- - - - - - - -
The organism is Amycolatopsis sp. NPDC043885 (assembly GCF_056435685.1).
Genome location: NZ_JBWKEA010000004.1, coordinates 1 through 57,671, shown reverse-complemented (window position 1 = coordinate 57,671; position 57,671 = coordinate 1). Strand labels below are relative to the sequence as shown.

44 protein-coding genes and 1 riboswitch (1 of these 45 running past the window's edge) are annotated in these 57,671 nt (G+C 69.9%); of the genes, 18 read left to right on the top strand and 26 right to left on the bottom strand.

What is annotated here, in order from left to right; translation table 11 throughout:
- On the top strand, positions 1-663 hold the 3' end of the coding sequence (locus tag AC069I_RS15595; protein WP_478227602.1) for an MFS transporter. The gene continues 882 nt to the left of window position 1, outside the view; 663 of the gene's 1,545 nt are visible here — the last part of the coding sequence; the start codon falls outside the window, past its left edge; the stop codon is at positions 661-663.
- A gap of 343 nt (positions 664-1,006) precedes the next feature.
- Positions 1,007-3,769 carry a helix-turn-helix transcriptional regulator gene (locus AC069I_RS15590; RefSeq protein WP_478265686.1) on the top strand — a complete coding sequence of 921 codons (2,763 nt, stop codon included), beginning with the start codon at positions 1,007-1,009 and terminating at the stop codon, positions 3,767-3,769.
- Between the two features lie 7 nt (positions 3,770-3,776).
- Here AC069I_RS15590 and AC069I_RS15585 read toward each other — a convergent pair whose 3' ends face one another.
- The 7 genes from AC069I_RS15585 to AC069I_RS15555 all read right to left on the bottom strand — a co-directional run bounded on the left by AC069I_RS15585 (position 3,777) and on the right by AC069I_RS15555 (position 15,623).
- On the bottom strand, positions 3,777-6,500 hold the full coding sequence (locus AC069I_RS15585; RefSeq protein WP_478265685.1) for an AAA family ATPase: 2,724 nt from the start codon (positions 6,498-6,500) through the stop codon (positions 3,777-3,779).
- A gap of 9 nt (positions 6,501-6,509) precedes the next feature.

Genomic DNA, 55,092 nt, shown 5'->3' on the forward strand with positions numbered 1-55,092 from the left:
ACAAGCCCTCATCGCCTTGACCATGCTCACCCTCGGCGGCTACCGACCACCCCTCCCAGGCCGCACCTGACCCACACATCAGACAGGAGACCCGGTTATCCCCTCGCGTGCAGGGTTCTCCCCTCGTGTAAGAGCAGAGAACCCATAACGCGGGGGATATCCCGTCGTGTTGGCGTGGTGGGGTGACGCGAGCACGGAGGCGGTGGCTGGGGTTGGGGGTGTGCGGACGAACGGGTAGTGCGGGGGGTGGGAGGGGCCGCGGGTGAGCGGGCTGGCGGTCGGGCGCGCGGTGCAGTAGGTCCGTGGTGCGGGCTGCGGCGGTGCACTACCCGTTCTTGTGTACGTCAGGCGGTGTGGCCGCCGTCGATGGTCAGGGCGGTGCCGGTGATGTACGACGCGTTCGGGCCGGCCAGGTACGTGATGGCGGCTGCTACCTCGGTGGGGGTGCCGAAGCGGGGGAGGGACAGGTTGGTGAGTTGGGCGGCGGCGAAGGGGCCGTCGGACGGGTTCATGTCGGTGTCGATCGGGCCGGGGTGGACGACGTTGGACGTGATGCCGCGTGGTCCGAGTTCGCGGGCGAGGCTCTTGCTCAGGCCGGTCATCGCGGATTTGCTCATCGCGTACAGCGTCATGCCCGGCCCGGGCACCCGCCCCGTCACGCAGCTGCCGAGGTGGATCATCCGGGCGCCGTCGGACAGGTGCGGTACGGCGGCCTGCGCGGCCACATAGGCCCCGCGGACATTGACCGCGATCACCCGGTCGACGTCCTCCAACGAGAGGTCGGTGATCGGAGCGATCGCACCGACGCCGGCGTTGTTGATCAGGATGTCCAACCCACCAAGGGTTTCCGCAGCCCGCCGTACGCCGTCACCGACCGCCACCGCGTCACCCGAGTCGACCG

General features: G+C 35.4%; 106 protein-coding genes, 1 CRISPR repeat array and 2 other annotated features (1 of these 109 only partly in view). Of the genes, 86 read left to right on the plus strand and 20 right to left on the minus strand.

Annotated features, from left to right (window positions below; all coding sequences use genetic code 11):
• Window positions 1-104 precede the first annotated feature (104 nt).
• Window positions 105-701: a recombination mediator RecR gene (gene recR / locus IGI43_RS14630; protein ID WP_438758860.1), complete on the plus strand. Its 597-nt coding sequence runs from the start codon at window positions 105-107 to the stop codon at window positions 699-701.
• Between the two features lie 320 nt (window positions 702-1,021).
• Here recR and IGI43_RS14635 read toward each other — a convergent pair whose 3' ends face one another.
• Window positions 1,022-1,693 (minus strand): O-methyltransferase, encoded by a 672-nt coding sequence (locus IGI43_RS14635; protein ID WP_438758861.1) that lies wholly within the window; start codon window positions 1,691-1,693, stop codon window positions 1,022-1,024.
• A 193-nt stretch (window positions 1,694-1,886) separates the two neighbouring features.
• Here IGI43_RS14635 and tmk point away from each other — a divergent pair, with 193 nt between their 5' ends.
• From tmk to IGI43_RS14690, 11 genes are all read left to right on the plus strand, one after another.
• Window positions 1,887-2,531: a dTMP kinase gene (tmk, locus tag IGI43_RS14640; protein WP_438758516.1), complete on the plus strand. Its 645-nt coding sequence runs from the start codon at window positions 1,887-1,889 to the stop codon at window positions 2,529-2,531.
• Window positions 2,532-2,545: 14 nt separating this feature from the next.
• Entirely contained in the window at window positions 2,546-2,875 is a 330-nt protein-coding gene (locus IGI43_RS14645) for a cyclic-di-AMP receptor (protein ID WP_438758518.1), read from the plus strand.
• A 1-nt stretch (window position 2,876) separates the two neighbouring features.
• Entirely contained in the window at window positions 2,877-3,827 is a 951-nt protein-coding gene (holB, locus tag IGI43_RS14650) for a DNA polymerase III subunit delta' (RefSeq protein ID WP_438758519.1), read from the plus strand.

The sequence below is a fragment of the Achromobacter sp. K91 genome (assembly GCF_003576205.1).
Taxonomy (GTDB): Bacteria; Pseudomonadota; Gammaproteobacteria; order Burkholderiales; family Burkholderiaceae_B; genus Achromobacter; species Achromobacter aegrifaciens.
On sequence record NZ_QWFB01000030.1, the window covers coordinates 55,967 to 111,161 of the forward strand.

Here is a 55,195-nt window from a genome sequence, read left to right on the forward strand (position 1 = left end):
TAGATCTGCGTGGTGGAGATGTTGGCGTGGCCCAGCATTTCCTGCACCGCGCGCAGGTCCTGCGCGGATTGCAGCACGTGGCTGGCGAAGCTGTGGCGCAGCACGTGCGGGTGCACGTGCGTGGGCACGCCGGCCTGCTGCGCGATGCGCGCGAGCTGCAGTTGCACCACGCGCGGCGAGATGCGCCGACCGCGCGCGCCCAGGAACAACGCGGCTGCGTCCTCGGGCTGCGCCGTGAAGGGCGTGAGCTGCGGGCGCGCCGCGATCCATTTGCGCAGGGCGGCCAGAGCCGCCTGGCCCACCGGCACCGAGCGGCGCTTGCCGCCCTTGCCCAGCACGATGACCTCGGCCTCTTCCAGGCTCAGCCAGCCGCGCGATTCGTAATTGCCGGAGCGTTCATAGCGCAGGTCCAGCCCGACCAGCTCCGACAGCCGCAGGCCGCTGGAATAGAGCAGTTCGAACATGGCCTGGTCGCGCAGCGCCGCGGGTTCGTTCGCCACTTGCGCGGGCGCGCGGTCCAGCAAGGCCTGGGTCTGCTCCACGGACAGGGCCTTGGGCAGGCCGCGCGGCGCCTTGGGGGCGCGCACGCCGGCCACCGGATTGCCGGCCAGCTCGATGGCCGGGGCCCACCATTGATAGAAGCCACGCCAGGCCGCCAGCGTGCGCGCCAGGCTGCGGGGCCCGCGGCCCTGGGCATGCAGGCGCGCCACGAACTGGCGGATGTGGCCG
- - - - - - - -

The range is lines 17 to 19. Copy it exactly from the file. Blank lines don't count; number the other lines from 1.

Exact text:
• Window positions 1-104 precede the first annotated feature (104 nt).
• Window positions 105-701: a recombination mediator RecR gene (gene recR / locus IGI43_RS14630; protein ID WP_438758860.1), complete on the plus strand. Its 597-nt coding sequence runs from the start codon at window positions 105-107 to the stop codon at window positions 699-701.
• Between the two features lie 320 nt (window positions 702-1,021).